A second assumption is that it is appropriate and even a privilege for the church to celebrate covenantal relationships for couples. Those celebrations are not only a commitment of two persons to each other; they are also a declaration of new ministry and relationship to the congregation and the world. Such covenants—whether in legal wedding or extra-legal Holy Union, whether for gay or straight couples—are declarations of relationship of individuals to one another, of a couple to a congregation, and of all of us to God and God’s world.

A third assumption is that the denial of such services to all persons is more unfair to Lesbian, Gay, Bisexual and Transgender (LGBT) folks than it is to straight folks. Straight couples have a myriad of options for their celebration. Gay couples do not. As a short-term strategy, the decision for a moratorium on all services is one that I could support. As an ongoing posture it presents serious problems.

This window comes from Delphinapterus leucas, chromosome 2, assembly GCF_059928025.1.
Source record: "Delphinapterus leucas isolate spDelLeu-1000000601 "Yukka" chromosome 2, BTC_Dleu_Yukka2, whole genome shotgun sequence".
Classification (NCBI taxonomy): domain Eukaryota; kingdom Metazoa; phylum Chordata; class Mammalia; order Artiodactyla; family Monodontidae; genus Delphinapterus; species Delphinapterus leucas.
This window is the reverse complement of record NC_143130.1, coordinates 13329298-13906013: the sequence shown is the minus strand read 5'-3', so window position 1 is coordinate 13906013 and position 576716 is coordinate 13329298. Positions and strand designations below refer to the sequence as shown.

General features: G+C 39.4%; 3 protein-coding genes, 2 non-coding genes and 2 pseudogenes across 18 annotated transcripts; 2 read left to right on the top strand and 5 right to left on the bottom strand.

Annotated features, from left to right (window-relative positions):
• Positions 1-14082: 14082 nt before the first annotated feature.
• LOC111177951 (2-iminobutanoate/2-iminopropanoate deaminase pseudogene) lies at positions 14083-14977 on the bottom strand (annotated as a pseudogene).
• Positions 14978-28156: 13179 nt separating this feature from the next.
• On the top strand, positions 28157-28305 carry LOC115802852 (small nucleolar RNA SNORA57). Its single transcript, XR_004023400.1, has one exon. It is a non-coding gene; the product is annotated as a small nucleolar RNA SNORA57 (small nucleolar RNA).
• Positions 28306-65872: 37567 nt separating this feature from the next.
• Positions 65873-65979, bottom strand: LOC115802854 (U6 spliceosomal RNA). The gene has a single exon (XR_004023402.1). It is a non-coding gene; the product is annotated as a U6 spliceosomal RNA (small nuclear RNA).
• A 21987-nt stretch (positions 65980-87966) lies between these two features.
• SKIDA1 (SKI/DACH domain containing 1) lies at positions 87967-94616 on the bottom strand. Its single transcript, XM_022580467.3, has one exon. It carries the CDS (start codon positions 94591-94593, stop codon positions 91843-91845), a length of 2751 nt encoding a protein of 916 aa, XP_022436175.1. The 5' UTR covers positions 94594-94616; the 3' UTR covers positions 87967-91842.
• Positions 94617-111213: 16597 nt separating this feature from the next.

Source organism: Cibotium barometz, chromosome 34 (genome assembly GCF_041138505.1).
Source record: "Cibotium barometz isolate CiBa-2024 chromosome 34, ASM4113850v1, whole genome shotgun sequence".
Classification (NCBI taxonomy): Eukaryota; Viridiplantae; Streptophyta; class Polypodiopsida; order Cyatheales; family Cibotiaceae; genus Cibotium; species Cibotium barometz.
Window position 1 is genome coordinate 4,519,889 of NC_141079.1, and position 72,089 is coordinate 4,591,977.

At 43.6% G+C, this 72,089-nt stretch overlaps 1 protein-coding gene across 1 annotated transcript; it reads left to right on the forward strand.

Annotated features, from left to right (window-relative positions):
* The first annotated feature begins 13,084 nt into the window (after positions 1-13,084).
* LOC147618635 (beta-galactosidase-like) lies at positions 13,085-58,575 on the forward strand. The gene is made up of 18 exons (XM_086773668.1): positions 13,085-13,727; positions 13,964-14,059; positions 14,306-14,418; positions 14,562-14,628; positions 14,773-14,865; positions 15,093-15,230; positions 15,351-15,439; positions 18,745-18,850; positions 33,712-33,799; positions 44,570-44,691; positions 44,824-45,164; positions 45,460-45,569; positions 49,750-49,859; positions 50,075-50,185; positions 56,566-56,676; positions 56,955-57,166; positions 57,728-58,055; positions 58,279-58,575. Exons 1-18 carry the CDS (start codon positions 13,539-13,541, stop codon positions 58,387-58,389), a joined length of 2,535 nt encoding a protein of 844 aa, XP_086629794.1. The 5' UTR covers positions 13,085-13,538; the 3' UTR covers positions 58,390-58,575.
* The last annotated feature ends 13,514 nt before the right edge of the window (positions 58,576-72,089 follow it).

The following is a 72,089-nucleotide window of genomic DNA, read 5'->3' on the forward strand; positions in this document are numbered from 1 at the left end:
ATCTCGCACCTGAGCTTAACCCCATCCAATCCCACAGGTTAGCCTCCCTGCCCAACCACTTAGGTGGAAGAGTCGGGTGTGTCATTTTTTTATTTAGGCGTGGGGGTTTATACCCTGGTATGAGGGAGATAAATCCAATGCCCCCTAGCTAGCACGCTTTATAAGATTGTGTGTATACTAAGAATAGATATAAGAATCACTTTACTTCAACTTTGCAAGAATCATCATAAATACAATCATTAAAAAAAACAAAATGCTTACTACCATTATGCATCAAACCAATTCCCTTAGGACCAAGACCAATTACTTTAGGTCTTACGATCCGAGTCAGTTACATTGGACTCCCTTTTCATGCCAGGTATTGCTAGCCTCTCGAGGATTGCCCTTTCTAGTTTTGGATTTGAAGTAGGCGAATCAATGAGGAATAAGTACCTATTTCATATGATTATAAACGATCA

A fourth assumption is that the church sanctuary is symbolic as well as real space. It is not the only place where worship may take place, but it is a place where faithful worship must not be denied. It does matter when some have access and others do not.

A fifth assumption is that clergy do not "marry" or "covenant" or even "unite" couples. Our Book of Worship is clear. Couples "make" covenant. The church and its clergy may enable, participate and even conduct services, but they are not required. Clergy may be important for symbolic reasons— because they are ordained to "representative ministry" in a special way. But in Protestantism they are not priests who are acting on behalf of God or on behalf of the couple to God.